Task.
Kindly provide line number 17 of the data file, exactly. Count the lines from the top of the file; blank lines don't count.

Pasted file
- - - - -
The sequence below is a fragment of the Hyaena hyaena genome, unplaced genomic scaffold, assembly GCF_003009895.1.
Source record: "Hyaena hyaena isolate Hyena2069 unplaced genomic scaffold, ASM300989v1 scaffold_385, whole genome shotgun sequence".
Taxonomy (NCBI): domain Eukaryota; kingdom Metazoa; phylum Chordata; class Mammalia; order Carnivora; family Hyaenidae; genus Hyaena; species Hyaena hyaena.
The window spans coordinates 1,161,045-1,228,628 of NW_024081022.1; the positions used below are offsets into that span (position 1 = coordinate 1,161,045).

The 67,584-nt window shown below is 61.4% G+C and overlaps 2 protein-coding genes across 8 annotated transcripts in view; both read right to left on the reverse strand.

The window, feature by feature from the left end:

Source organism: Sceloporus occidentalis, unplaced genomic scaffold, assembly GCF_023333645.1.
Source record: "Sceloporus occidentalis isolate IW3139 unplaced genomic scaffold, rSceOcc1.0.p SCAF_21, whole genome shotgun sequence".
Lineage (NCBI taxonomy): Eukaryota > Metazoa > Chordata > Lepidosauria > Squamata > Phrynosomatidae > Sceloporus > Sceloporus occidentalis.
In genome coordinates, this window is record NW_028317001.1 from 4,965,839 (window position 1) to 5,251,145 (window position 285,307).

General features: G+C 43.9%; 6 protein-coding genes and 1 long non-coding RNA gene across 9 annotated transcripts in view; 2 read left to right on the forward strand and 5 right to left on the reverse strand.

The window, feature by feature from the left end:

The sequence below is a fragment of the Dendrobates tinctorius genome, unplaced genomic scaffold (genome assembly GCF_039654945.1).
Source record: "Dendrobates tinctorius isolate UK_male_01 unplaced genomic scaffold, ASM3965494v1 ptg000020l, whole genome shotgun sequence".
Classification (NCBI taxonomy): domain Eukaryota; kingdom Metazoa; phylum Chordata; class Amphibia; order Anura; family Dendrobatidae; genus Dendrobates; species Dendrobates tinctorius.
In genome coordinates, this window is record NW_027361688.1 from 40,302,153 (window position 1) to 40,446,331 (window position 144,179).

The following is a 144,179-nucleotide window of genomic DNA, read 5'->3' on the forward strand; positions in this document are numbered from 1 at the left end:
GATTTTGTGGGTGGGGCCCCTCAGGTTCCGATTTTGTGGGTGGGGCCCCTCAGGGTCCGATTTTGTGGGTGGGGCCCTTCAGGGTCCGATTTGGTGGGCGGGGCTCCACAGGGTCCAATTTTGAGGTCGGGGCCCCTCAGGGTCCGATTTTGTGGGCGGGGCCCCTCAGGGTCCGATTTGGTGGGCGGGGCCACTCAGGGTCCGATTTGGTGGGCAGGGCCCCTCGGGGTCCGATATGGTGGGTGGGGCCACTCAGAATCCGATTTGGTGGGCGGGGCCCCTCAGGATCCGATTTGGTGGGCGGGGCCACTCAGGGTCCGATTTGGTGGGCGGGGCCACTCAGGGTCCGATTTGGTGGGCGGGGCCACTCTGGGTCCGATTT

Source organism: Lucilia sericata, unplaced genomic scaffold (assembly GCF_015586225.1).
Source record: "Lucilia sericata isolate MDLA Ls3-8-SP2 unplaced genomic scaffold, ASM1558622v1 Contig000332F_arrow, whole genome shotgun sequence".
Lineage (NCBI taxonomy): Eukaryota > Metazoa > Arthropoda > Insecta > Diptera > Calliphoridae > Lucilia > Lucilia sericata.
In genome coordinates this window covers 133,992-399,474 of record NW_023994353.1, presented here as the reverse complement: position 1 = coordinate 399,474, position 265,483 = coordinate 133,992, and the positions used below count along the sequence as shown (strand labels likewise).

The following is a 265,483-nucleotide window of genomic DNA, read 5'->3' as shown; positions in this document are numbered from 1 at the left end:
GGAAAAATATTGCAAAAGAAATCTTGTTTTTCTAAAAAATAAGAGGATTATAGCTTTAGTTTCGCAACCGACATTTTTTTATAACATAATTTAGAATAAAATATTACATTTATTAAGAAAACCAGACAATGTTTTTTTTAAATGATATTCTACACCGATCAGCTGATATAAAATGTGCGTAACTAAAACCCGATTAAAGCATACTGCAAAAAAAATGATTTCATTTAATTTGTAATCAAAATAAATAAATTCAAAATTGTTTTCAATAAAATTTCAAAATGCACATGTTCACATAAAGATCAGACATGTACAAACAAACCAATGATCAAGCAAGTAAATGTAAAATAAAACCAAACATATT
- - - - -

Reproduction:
The following is a 144,179-nucleotide window of genomic DNA, read 5'->3' on the forward strand; positions in this document are numbered from 1 at the left end: